Luckily, there’s an easy solution for both of these issues.
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Online Amazon Fee Calculator
How much does it really cost to sell on Amazon FBA?
You don’t have to crunch numbers by hand every time you’re trying to calculate your eCommerce profits and revenue margins. Save time and money by using a tool like Profit Guru’s free FBA calculator to do the math for you.
Here’s a little rundown on how it works:
First, find the ASIN or Amazon Standard Identification Number of a product. This can be found at the bottom of an Amazon page under product details OR at the base of an item in the product search (if you’re using ProfitGuru)
Go to the FBA Calculator and paste the ASIN into the search box.
The low price will automatically fill in based on the ASIN. This can be adjusted to whatever dollar amount you plan to sell the product at.
Manually fill in the Shipping to Amazon box – a good rule of thumb is $.50 per pound if you’re using UPS. In this case, the product is 5 pounds. Click “calculate” to see the net profit and ROI of the unit.
The third box will automatically populate with the number of sellers and FBA sellers, along with the item’s price and rank history.
The last box calculates allows you to scale profit and revenue based on selling multiple units.
Using an online calculator is the most efficient, mistake-proof way to make sure your Amazon FBA products have the profit margins you expect.
Calculating eBay Fees
eBay fees are straightforward but aren’t as flat as Amazon fees. Salecalc has one of the best free eBay fee calculators on the market. The concept is similar to ProfitGuru but is designed to account for any listing add-ons you want to pay for.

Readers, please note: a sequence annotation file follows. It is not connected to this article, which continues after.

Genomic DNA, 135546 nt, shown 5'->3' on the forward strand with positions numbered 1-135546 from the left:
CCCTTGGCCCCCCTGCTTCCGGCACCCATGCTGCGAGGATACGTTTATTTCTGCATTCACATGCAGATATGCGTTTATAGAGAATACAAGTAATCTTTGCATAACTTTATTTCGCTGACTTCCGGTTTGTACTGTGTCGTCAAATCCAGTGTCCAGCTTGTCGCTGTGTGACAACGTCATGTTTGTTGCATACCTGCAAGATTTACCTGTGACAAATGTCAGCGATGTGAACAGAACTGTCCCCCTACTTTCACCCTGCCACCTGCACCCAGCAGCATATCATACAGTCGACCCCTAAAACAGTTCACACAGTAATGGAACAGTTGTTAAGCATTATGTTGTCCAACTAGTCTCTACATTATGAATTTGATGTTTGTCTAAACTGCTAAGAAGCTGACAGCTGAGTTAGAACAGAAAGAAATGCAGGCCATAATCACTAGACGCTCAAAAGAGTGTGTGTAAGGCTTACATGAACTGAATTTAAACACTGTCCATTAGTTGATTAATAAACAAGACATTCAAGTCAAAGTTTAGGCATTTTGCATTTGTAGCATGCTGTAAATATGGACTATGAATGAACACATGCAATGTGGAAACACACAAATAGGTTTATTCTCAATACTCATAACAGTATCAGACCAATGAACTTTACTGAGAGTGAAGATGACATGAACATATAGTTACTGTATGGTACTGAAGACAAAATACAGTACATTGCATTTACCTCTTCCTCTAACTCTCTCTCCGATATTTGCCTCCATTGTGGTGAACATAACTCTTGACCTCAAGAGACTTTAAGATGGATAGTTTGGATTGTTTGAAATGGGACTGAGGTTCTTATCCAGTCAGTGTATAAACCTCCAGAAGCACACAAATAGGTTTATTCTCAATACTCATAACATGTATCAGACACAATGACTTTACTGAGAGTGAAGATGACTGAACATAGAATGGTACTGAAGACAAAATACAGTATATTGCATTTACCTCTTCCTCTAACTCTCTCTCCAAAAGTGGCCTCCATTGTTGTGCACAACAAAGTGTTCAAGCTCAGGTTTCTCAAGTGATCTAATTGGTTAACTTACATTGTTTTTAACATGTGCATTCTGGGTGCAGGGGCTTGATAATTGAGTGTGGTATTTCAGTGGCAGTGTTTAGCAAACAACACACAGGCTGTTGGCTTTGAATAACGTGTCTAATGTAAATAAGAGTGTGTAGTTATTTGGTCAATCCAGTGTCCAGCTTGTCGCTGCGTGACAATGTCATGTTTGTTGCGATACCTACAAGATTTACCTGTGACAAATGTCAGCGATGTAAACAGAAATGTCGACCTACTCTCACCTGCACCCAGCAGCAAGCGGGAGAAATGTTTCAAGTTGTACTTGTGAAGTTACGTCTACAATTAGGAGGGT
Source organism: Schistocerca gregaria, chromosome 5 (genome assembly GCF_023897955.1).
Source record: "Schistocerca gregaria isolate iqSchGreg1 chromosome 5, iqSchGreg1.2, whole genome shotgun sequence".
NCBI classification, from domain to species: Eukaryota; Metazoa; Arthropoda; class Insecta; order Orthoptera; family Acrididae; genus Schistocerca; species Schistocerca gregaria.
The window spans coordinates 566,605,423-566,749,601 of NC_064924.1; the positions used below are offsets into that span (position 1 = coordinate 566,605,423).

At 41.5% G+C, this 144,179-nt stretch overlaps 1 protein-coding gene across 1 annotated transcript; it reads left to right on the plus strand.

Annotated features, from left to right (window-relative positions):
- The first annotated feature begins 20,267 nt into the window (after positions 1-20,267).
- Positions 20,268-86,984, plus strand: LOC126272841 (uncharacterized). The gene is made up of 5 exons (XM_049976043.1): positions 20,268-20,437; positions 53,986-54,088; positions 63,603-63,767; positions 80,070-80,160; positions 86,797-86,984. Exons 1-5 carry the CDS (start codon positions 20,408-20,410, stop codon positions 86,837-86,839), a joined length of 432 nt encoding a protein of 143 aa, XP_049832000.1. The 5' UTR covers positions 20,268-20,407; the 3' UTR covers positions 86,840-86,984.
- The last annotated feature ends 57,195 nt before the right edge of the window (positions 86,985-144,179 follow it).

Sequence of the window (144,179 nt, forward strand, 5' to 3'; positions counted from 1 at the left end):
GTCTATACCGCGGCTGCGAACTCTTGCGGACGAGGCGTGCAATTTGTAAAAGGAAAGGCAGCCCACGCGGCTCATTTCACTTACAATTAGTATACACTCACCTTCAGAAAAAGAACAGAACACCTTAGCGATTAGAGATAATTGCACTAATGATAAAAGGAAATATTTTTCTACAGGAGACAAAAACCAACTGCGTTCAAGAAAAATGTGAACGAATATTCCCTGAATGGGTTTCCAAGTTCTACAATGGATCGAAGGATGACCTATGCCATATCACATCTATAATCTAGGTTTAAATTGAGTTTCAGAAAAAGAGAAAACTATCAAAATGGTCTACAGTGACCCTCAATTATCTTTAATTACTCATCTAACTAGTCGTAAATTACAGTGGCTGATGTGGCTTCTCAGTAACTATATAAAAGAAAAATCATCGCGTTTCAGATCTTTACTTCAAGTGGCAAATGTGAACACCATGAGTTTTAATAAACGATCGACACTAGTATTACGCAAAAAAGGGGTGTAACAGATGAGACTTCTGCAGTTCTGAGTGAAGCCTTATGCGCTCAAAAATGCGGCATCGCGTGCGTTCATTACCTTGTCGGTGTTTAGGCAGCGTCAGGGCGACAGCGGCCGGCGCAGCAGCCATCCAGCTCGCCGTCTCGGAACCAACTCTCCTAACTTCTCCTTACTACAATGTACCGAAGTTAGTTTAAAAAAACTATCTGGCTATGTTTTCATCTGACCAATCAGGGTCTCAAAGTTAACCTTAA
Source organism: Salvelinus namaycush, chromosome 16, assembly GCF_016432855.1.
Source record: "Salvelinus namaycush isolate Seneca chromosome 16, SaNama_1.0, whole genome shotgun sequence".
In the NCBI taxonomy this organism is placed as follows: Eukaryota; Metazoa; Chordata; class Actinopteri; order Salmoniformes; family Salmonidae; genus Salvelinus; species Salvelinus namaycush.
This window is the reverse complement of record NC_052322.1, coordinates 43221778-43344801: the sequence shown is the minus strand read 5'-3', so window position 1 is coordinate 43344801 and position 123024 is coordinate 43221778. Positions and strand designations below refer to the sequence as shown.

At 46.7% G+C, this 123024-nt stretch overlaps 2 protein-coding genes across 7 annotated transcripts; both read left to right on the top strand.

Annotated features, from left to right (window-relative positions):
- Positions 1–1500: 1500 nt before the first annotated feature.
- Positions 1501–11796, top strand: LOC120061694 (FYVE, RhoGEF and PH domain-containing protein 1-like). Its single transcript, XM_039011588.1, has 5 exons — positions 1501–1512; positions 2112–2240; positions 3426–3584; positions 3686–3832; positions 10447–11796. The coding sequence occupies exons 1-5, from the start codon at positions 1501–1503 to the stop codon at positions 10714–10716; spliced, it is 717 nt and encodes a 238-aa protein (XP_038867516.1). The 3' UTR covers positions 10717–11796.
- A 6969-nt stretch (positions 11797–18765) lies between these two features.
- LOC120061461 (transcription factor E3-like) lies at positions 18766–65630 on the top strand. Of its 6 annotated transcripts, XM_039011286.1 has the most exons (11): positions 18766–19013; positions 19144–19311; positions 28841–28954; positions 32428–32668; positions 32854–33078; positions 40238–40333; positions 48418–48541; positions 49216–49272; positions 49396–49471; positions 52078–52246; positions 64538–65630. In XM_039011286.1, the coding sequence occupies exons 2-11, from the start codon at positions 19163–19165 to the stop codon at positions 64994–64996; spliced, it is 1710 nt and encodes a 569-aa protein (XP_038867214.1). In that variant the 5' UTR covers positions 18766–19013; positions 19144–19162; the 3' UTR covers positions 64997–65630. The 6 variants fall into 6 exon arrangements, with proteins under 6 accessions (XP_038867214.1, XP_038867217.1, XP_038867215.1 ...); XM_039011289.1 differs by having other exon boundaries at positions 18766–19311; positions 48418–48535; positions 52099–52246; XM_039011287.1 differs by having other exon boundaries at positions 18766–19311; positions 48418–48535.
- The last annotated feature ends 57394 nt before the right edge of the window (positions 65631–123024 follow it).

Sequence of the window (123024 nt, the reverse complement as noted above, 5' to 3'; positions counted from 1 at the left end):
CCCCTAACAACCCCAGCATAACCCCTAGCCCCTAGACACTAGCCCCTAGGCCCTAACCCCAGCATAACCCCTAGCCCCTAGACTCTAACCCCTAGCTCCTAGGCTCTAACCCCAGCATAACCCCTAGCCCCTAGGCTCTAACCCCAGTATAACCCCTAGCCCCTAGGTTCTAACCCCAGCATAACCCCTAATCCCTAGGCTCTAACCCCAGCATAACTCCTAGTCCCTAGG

It also has the advantage of helping you calculate fees backward. Simply put how much you’d like to profit in the “desired amount’ field and the program will tell you what you should price your item at.
SalesCalc also provides a field for all eBay listing upgrades.
Calculating Shopify Fees
Shopify is a different beast. Liquify has one of the most advanced Shopify calculators available. Rather than a per-item fee, it calculates your overall monthly costs based on the number of items you sell.
Liquify allows you to toggle between different selling plans and payment gateways to find what is most profitable.
If you want to figure out your per-item fee, simply divide your total monthly cost by the number of items you plan to sell.
The Last Word
Would you ever determine how healthy you are by simply looking in the mirror? If not, why would you do the same for your online business?
There are some fees that no online calculator can help you with: cost of labor, time, refunds, etc. Any business using one-dimensional metrics to calculate eCommerce profits margins will eventually struggle to scale.
An empire can’t be built with hollow bricks, and an eCommerce store can’t run without real costs.
Use these calculators to figure your base costs, but remember to analyze every facet of your business to keep tabs on your overall business health.